Home

To My Boys,

I heard a Mumma talking today as she cradled her little ones on her lap. “I can’t wait until they move out.” she said, full of enthusiasm. “I’m going to make sure they leave home as soon as they possibly physically can.”

She wasn’t having a hard week or feeling tired or overwhelmed, she just wanted them gone, she explained, and couldn’t wait to have her home back.

All of us love differently, and none of us perfectly. This Mumma loved her kids her way, and that’s alright, but it made me realize how much I’m looking forward to the future – a very different one than she has planned.

Home to me is not just a place, it’s a feeling. It’s the breath you let out when you walk in the door on tired legs at the end of a long day. It’s where you wear comfy track pants and savor moments of silence surrounded by the treasures you’ve collected along the way.

It’s the pencil marks that measure height on the kitchen wall. It’s the dints on the floor from dropped toys and secret spots used over and over again for hide and seek.

It’s noisy games of chasey and giggling kids jumping between fresh sheets as the bed is made. It’s toys in a pile on the couch right where I want to sit every single night.

It’s a kitchen bench full of flowers picked by little hands from the garden, and that mysterious orange juice stain on the ceiling.

It’s love. Messy, beautiful perfect love.

Home, for me, is family.

And I want you to know that life is going to give you so many adventures. It might take you around the world, or to your dream job in our own neighbourhood. Maybe you’ll be social butterflies or crave solitude. You might move into an apartment with friends or choose to live at home longer and save your money for a car or a house or a trip around Australia.  Perhaps you’ll study, here or abroad. Maybe you’ll fall madly in love with someone as a teenager and follow them… or maybe you’ll wait a while and take the time to fall in love with yourselves first.

The thing is boys, it’s your adventure, not mine. And I have no right to tell you how it’s going to go. I’ll dream with you, plan with you, listen to you and be excited for it every step along the way, but I am not going to plan out your future for you.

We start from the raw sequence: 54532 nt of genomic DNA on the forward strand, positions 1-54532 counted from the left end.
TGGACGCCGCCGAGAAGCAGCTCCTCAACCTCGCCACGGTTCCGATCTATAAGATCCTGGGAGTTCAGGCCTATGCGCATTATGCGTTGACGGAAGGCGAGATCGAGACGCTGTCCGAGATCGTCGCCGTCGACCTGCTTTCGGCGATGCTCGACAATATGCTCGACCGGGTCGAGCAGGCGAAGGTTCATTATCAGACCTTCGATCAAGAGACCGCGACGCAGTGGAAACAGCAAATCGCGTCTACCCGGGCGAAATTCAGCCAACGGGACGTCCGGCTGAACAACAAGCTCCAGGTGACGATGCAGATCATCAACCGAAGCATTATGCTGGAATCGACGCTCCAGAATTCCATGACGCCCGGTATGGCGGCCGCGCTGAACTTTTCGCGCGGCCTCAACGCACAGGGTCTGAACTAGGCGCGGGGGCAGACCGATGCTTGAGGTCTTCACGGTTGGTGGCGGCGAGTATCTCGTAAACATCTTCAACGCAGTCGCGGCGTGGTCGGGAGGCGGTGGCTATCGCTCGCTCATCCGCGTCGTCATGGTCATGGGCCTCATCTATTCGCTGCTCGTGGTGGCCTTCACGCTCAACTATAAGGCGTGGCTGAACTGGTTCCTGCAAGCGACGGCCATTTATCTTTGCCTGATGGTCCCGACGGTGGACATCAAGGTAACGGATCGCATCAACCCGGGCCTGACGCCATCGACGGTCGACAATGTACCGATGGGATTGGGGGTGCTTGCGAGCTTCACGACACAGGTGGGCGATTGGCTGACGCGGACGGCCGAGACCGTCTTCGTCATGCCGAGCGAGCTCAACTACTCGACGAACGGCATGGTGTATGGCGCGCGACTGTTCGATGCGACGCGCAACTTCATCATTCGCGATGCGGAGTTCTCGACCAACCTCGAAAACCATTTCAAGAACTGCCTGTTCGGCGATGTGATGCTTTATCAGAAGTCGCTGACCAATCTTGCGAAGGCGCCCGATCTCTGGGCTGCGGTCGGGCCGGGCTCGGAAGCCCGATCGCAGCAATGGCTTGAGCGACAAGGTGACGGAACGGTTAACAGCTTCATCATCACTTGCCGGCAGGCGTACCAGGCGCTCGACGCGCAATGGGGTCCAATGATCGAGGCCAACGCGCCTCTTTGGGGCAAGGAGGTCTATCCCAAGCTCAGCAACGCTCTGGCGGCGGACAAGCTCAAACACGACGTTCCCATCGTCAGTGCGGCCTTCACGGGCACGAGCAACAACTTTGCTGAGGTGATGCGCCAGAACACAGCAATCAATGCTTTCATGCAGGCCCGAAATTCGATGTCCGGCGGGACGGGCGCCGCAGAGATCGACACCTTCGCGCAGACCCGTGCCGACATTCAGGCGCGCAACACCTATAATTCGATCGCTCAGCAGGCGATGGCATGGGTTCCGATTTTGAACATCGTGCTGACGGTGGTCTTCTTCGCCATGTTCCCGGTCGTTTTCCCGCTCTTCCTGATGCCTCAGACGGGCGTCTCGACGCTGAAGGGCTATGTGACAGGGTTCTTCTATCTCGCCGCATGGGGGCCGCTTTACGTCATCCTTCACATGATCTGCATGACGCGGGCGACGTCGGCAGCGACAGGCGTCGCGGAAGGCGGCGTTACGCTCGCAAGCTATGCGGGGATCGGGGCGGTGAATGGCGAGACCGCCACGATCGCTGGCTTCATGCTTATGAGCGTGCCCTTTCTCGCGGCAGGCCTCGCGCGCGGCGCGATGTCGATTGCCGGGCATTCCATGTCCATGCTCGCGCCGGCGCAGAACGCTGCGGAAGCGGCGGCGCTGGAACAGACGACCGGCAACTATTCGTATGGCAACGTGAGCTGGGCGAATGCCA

I just want you to know that no matter where your adventures take you – you have this place, wherever we are. I want you to know that you always have a home with us, no matter what.

You’re going to make a lot of places special in your lives, but this place, this family – you’ve brought it to life – and you are always welcome here. There’s no expiry date, no caveat, just a space to call your own for as long as you want it, and a home that will evolve, change, and grow along with you.

One day the orange juice stain will be long forgotten, the pencil marks on the wall faded, and the enormous piles of lego packed away. I wont be woken in the middle of the night by little arms wrapping around my neck for a hug, or called in at bedtime to check under the bed for monsters. The games of hide and seek will be replaced with board games, and I’ll get to put those sheets on the bed without anyone jumping in between them.

A lot is going to change around here over time, and as you grow into men I’ll grow older and my grey hairs will be a little harder to pluck out without going bald ;)

But you have a home here, whenever, however and for whatever reason you need. We built this home out of family together, and it’s yours as long as you want it.

IMG_8127

Copyright Nirvana Dawson 2014

Thoughts on child safety from a ‘Helicopter Mum’

I hate that term, but I’m going to use it here anyway. I’m going to use it because it’s become the supposed antitheses of everything we want to be as parents. The idea of sheltering our kids is frowned on, as if this shelter – which is our very job as parents to provide for this short time – is automatically synonymous with suffocating them. I call bullshit. Our parenting styles – just like our children’s development – is a spectrum of possibilities. A good parent worries less about the labels and more about reading their child and their needs at that time.

This isn’t about not hovering, or even hovering at all, it’s about responding to your child and the situation.

First of all let’s deal with the negative associations with being protective. You’re meant to be. That’s kind of the point of this parenting gig. Your child is, and should be, innocent and vulnerable (to a degree) when they’re young. It’s the age of rose coloured glasses and seeing the adventure in everything. It isn’t, and shouldn’t be, about seeing the danger in every situation, the monster in every stranger.

A lot of growing up is about becoming responsible, and as children grow it makes sense to make them aware of their own safety. From spatial awareness to observing their surroundings, to following their feelings about new people they meet (or those they’ve known for years), but we need to be careful not to put that full responsibility on shoulders too young to carry it.

Your three year old, six year old, nine year old or twelve year old is not an adult, and nor should they be taking on the world of adult dangers alone.  Watch them, listen to them, be there – even if you’re watching from a distance. The time when you’re needed like this will be so brief, but the more you support their freedom by protecting their innocent adventures will give them wings as they grow rather than baggage that might take a lifetime trying to unpack.